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This Just In ...

Kevin Fischer is a veteran broadcaster, the recipient of over 150 major journalism awards from the Milwaukee Press Club, the Wisconsin Associated Press, the Northwest Broadcast News Association, the Wisconsin Bar Association, and others. He has been seen and heard on Milwaukee TV and radio stations for over three decades. A longtime aide to state Senate Republicans in the Wisconsin Legislature, Kevin can be seen offering his views on the news on the public affairs program, "InterCHANGE," on Milwaukee Public Television Channel 10, and heard filling in on Newstalk 1130 WISN. He lives with his wife, Jennifer, and their lovely young daughter, Kyla Audrey, in Franklin.

School choice today

School choice today
By Guest blogger Jim Bender
President, School Choice Wisconsin
Re-printed courtesy of the Wisconsin Conservative Digest

Few things in Wisconsin have been as volatile as the changes to the school choice programs in Wisconsin in the legislative time that followed the passage of ACT 10. Where the major changes to the program largely went unnoticed in 2011, the 2013 state budget process had a spotlight on every aspect of the program.

In the last two state budgets there have been a number of changes to both the reach and scope of the programs.  In 2011, the enrollment cap was removed from the Milwaukee Parental Choice Program (MPCP), the income level was increased from 185% of federal poverty to 300%, and a "once in, always in" provision was added to allow parents whose income increased over time the ability to remain in the programs.

Additionally, the geographic limitations on where schools could be located were removed making it possible for suburban Milwaukee schools to service their students who resided inside Milwaukee.  A new program was also created in Racine that was capped at 250 students the first year, 500 the second year, and now has no limits on enrollment. We anticipate more than 1,000 students will be enrolled in the Racine program in 2013-14.

In the latest state budget, the voucher amount increased from $6,442 for the 2013-14 school year to a bifurcated level of $7,210 for grades K-8 and $7,856 for grades 9-12 starting in the 2014-15 school year.  A third school choice program, the Wisconsin Parental Choice Program (WPCP) was created that now covers the rest of the state.

The WPCP has enrollment caps of 500 in 2013-14 and 1,000 in 2014-15.  Income is limited to 185% of federal poverty and will cap the number of students from any one public school district to 1%.  In August of 2013, more than 2,400 students applied for 500 available slots at schools around the state.

School Choice Wisconsin, the Wisconsin Council of Religious and Independent Schools, Hispanics for School Choice, the Metropolitan Milwaukee Association of Commerce, and the American Federation for Children all combined efforts to educate parents, schools, policymakers and the public at large about the benefits of school choice.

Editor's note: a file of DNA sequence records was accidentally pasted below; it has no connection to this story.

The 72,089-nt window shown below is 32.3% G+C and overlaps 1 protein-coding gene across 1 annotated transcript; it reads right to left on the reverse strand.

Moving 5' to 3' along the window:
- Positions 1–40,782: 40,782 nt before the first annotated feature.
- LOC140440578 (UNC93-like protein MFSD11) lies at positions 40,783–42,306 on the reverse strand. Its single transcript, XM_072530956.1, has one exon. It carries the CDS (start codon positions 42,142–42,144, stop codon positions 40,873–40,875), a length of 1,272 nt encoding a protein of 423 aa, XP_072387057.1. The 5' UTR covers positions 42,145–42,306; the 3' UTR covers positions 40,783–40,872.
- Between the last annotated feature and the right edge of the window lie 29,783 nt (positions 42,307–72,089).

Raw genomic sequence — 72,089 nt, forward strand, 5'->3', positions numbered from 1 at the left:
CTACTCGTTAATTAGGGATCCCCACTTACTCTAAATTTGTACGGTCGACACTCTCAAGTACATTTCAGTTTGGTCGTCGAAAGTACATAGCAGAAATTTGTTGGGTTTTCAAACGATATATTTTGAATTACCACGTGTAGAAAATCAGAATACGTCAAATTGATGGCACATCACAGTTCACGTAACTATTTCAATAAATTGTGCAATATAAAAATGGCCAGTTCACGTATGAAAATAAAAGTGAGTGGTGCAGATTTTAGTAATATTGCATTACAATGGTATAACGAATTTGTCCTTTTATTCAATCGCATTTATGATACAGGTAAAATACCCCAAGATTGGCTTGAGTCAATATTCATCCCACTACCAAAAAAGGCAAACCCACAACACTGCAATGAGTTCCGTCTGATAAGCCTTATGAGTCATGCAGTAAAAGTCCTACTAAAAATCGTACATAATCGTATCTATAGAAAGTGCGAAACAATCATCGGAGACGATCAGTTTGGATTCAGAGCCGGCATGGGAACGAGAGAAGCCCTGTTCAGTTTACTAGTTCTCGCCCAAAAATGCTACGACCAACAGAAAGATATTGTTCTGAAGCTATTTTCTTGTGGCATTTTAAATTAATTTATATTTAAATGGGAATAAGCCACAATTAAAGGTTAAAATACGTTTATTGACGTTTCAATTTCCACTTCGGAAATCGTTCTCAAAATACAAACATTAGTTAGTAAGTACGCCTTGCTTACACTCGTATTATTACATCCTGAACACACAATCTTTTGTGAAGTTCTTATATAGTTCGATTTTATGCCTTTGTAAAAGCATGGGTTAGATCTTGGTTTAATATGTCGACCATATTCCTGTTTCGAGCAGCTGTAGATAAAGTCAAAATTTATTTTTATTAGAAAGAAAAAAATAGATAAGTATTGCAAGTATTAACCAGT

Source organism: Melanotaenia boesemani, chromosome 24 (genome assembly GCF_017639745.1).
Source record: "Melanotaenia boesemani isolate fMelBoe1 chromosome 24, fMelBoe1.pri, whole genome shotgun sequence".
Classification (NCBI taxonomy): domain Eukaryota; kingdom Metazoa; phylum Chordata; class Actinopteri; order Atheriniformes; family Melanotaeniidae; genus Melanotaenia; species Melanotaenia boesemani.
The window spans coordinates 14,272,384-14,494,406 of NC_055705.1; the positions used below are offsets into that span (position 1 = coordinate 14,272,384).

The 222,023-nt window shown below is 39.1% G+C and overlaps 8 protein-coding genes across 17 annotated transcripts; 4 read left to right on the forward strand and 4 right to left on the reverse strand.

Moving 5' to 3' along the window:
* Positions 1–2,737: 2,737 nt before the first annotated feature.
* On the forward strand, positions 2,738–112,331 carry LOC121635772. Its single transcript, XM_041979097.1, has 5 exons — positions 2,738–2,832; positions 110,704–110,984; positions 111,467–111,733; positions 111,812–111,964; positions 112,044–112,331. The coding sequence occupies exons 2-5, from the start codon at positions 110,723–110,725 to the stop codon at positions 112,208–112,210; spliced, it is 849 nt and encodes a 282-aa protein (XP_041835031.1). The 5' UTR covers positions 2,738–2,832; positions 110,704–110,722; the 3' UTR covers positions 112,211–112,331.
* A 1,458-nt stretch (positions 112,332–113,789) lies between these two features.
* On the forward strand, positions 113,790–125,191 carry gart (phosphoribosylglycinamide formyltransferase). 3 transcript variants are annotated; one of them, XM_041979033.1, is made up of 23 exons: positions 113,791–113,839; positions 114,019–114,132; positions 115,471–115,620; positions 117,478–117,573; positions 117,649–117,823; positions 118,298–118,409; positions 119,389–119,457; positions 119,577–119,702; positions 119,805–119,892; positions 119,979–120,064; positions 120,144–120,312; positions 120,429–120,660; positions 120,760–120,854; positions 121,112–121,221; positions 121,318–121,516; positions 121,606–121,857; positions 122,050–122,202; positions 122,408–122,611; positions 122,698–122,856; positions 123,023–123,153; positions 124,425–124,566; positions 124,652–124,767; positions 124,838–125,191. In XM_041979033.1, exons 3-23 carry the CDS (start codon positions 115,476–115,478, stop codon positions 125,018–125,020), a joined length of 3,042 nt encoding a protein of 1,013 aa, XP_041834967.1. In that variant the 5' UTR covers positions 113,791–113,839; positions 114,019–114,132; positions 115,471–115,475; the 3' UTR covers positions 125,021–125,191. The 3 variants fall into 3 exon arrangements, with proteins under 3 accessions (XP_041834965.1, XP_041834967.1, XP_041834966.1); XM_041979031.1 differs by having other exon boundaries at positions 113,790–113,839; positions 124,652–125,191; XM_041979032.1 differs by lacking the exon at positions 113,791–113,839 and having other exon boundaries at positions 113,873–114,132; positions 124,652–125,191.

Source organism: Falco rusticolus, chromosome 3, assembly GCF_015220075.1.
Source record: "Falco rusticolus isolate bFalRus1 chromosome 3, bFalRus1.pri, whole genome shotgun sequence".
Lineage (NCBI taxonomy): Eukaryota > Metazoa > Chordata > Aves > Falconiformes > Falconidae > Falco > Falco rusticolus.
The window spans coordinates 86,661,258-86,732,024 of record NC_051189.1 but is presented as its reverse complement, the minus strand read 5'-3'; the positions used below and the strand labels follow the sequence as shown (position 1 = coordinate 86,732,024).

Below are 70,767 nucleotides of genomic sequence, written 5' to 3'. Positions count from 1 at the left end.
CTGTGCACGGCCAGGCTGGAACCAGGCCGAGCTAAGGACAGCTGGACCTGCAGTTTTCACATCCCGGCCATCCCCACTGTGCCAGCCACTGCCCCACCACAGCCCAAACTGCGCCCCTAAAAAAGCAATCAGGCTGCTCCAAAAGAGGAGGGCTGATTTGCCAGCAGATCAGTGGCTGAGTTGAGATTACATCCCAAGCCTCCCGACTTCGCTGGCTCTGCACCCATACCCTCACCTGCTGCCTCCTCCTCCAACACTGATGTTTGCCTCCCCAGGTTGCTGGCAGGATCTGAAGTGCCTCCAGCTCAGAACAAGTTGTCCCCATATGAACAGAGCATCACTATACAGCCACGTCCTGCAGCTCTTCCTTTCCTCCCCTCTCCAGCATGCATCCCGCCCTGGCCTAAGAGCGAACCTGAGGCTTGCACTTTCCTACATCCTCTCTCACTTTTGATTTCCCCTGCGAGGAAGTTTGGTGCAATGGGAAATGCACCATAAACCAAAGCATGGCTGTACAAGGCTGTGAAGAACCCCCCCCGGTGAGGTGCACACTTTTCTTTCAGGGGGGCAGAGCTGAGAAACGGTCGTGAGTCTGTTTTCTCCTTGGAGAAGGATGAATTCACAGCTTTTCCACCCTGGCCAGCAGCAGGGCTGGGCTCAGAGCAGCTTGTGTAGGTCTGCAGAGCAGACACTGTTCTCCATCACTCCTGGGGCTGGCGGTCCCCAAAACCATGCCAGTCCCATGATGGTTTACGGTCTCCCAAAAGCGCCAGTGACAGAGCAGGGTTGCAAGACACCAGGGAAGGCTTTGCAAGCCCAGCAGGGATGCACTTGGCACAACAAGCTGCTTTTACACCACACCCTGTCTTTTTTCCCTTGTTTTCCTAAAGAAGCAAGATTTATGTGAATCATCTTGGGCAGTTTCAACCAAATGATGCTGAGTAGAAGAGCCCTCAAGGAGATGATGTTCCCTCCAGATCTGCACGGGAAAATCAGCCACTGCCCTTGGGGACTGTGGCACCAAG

Make no mistake, the grass roots efforts of many helped make these changes a reality. When Governor Walker and supportive legislators make bold policy decisions, advocacy groups like School Choice Wisconsin need to be effective in shaping public opinion and activating supporters so they, in turn, can be supportive of their elected officials.

Governor Walker initially proposed expanding the program to nine public school districts based on a failing schools model utilizing the new statewide report card. What ensued over the next few months was a coordinated, deliberate campaign from all corners of the public school establishment. Every hysterical criticism and false accusation they could concoct was repeated over and over and over.

Green Bay was ground zero for the debate.  In the 2011 budget, Green Bay was included as an area of school choice expansion. In the end, the legislature removed Green Bay from the mix and only Racine saw school choice expansion.

School Choice Wisconsin immediately started to coordinate local supporters of school choice expansion to Green Bay.  We had parents, business owners, community leaders and schools all supporting the expansion. Multiple venues for rallies, forums, and an untold numbers of chicken dinners resulted in a groundswell of support.

Even though Mother Nature decided to drop a blizzard on Green Bay the night of the first public forum, more than 300 people turned out to show their support.  At event after event, local supporters made their voices heard.  Local legislators saw the momentum building.

With our experience from Green Bay and with the support of other local groups, we highlighted support in Fond du Lac, Kenosha, Madison, Sheboygan and other communities around the state.

Through an unpredictable series of events in the final stretch of budget negotiations, the work in Green Bay and other communities resulted in a pivot from a limited failing schools model of expansion to a full statewide program encompassing all private and religious schools in the state.  While disappointed with the caps on the statewide program, we know over time legislators will react to parental demand for the program.

There is still a great deal of work to do.  The opponents of school choice are well funded, albeit with tax dollars, and very motivated. While opponents will seek to protect bureaucracies and public employees at the expense of children, we will continue our work on behalf of children, parents, and great schools.

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